Aussie and US cattle prices closest since 2012
15 October 2015
Australian and US cattle prices typically follow a similar pattern, due largely to the heavy influence the US beef industry has on global markets and the importance of the US for Australian exports. Figure 1 illustrates Australian and US heavy steer prices, in A¢/kg lwt.
Up until the beginning of 2013, the average difference between Australian heavy steers and US Choice fed steers was 73A¢/kg lwt. This margin stretched to 187¢/kg lwt in 2014, as Australian cattle prices remained relatively flat, while at the same time the US market increased extraordinarily as a result of very tight availability.
In 2015, the average price difference for the year-to-date (including the rapid falls of the past two weeks in the US) is in fact only slightly less than last year, at 180A¢/kg lwt. While the number of cattle offered on the Australian market has not reduced significantly this year, working in Australia’s favour has been the depreciation of the A$ – assisting the competitiveness of Australian beef globally.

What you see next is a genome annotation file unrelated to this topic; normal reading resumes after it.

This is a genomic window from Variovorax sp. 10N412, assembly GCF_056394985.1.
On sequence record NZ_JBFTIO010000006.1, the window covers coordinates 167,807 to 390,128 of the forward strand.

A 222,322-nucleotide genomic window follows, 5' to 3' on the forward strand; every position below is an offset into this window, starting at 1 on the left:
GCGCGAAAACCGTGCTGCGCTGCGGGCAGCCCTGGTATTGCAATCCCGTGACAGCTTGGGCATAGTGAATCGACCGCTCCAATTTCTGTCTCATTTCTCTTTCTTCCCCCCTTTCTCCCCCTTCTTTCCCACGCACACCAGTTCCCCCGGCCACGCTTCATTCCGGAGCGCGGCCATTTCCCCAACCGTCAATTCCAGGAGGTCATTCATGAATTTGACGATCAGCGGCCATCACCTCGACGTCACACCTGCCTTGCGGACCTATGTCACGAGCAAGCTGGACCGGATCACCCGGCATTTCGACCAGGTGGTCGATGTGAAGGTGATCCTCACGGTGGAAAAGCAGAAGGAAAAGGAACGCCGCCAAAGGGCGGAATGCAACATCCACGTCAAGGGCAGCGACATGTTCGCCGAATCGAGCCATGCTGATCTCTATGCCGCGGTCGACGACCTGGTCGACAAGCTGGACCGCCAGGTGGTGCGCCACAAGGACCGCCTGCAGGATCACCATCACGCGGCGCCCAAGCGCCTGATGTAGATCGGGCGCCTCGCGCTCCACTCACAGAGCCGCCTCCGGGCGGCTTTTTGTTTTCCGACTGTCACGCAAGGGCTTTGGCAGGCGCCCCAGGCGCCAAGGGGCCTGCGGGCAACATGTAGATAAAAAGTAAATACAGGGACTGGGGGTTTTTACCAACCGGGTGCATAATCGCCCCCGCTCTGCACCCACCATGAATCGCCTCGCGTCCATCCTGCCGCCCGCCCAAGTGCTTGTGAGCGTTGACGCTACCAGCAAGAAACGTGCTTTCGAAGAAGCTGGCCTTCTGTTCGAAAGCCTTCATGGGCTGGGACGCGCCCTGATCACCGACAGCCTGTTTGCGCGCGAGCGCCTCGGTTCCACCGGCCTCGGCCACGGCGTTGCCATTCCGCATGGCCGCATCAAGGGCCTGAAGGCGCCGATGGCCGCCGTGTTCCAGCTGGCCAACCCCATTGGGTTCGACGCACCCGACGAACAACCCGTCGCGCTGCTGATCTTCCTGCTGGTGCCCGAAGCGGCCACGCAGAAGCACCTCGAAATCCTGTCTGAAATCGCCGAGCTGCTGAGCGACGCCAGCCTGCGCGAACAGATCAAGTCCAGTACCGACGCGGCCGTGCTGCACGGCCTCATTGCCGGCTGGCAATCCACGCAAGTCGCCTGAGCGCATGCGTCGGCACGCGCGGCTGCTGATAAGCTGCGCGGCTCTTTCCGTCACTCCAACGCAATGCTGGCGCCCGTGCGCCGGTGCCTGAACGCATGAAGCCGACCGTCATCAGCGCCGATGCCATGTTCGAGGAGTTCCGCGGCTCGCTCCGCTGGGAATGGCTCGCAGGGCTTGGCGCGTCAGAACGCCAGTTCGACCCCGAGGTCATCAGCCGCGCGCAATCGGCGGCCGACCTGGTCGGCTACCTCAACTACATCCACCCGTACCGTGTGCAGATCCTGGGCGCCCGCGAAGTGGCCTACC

The decline in Australian cattle prices last week was not nearly as dramatic as that in the US and the difference between the two countries dropped to 68A¢/kg lwt – virtually back in line with the pre-2014 average and the closest the two markets have been since August 2012.
After the huge (57A¢/kg lwt) fall in US Choice Fed steer prices over the past two weeks, market conditions this week are slightly more stable, with some US indicators steady or increasing slightly. The longer term outlook for the Australian beef industry remains positive, especially considering the looming tight beef availability and eventual widespread igniting of restockers.
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